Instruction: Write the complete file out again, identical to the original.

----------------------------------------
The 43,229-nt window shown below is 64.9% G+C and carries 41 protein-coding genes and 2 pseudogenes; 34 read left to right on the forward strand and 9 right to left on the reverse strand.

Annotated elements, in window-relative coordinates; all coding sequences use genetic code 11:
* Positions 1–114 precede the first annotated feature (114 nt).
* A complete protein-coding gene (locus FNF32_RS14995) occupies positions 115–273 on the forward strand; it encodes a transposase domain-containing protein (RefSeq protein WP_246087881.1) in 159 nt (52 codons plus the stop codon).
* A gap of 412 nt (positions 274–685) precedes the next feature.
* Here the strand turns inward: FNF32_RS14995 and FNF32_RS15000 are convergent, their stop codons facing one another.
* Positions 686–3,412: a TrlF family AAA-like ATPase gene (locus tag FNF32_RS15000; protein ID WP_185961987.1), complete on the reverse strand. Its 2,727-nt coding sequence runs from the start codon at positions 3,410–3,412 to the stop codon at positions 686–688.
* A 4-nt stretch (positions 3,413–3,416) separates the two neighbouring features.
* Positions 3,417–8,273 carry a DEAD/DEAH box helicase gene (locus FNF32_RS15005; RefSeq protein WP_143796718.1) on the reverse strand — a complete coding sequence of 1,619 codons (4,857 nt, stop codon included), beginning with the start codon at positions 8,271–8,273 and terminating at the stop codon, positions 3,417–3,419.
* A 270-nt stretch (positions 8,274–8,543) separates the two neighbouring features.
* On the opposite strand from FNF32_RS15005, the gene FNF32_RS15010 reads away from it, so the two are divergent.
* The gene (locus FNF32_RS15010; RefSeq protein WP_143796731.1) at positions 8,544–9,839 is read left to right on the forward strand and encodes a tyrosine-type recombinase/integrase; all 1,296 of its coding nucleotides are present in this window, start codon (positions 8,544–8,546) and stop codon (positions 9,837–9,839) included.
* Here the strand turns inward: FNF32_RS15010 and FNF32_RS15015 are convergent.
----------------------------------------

The 43,229-nt window shown below is 64.9% G+C and carries 41 protein-coding genes and 2 pseudogenes; 34 read left to right on the forward strand and 9 right to left on the reverse strand.

Annotated elements, in window-relative coordinates; all coding sequences use genetic code 11:
* Positions 1–114 precede the first annotated feature (114 nt).
* A complete protein-coding gene (locus FNF32_RS14995) occupies positions 115–273 on the forward strand; it encodes a transposase domain-containing protein (RefSeq protein WP_246087881.1) in 159 nt (52 codons plus the stop codon).
* A gap of 412 nt (positions 274–685) precedes the next feature.
* Here the strand turns inward: FNF32_RS14995 and FNF32_RS15000 are convergent, their stop codons facing one another.
* Positions 686–3,412: a TrlF family AAA-like ATPase gene (locus tag FNF32_RS15000; protein ID WP_185961987.1), complete on the reverse strand. Its 2,727-nt coding sequence runs from the start codon at positions 3,410–3,412 to the stop codon at positions 686–688.
* A 4-nt stretch (positions 3,413–3,416) separates the two neighbouring features.
* Positions 3,417–8,273 carry a DEAD/DEAH box helicase gene (locus FNF32_RS15005; RefSeq protein WP_143796718.1) on the reverse strand — a complete coding sequence of 1,619 codons (4,857 nt, stop codon included), beginning with the start codon at positions 8,271–8,273 and terminating at the stop codon, positions 3,417–3,419.
* A 270-nt stretch (positions 8,274–8,543) separates the two neighbouring features.
* On the opposite strand from FNF32_RS15005, the gene FNF32_RS15010 reads away from it, so the two are divergent.
* The gene (locus FNF32_RS15010; RefSeq protein WP_143796731.1) at positions 8,544–9,839 is read left to right on the forward strand and encodes a tyrosine-type recombinase/integrase; all 1,296 of its coding nucleotides are present in this window, start codon (positions 8,544–8,546) and stop codon (positions 9,837–9,839) included.
* Here the strand turns inward: FNF32_RS15010 and FNF32_RS15015 are convergent.